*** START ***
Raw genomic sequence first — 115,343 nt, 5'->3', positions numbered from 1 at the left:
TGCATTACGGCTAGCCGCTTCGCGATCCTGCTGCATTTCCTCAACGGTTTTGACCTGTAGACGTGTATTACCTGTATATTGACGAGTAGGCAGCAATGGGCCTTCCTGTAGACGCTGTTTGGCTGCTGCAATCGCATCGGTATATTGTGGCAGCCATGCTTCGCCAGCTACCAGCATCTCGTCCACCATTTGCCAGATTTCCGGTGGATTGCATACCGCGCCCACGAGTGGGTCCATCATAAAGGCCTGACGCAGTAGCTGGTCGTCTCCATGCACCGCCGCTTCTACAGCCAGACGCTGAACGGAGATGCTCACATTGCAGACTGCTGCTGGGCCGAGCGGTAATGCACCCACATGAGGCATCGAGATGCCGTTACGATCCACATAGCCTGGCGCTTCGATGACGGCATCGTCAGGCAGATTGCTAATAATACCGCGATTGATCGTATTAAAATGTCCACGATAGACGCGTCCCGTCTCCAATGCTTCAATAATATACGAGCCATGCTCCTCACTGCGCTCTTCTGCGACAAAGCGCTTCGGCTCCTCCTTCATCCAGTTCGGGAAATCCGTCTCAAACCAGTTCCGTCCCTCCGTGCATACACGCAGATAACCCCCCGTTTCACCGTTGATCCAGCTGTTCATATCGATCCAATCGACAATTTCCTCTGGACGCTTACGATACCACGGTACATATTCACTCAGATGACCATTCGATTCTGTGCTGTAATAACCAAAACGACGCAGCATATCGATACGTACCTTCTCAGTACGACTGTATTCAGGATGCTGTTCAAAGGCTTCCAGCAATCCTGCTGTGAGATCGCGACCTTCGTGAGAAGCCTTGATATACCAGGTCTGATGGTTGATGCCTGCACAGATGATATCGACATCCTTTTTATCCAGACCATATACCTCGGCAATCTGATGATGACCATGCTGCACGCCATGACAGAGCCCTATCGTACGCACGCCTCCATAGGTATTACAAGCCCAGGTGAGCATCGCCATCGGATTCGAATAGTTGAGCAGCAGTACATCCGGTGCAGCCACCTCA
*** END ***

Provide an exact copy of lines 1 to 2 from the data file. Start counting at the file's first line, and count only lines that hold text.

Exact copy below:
Raw genomic sequence first — 115,343 nt, 5'->3', positions numbered from 1 at the left:
TGCATTACGGCTAGCCGCTTCGCGATCCTGCTGCATTTCCTCAACGGTTTTGACCTGTAGACGTGTATTACCTGTATATTGACGAGTAGGCAGCAATGGGCCTTCCTGTAGACGCTGTTTGGCTGCTGCAATCGCATCGGTATATTGTGGCAGCCATGCTTCGCCAGCTACCAGCATCTCGTCCACCATTTGCCAGATTTCCGGTGGATTGCATACCGCGCCCACGAGTGGGTCCATCATAAAGGCCTGACGCAGTAGCTGGTCGTCTCCATGCACCGCCGCTTCTACAGCCAGACGCTGAACGGAGATGCTCACATTGCAGACTGCTGCTGGGCCGAGCGGTAATGCACCCACATGAGGCATCGAGATGCCGTTACGATCCACATAGCCTGGCGCTTCGATGACGGCATCGTCAGGCAGATTGCTAATAATACCGCGATTGATCGTATTAAAATGTCCACGATAGACGCGTCCCGTCTCCAATGCTTCAATAATATACGAGCCATGCTCCTCACTGCGCTCTTCTGCGACAAAGCGCTTCGGCTCCTCCTTCATCCAGTTCGGGAAATCCGTCTCAAACCAGTTCCGTCCCTCCGTGCATACACGCAGATAACCCCCCGTTTCACCGTTGATCCAGCTGTTCATATCGATCCAATCGACAATTTCCTCTGGACGCTTACGATACCACGGTACATATTCACTCAGATGACCATTCGATTCTGTGCTGTAATAACCAAAACGACGCAGCATATCGATACGTACCTTCTCAGTACGACTGTATTCAGGATGCTGTTCAAAGGCTTCCAGCAATCCTGCTGTGAGATCGCGACCTTCGTGAGAAGCCTTGATATACCAGGTCTGATGGTTGATGCCTGCACAGATGATATCGACATCCTTTTTATCCAGACCATATACCTCGGCAATCTGATGATGACCATGCTGCACGCCATGACAGAGCCCTATCGTACGCACGCCTCCATAGGTATTACAAGCCCAGGTGAGCATCGCCATCGGATTCGAATAGTTGAGCAGCAGTACATCCGGTGCAGCCACCTCA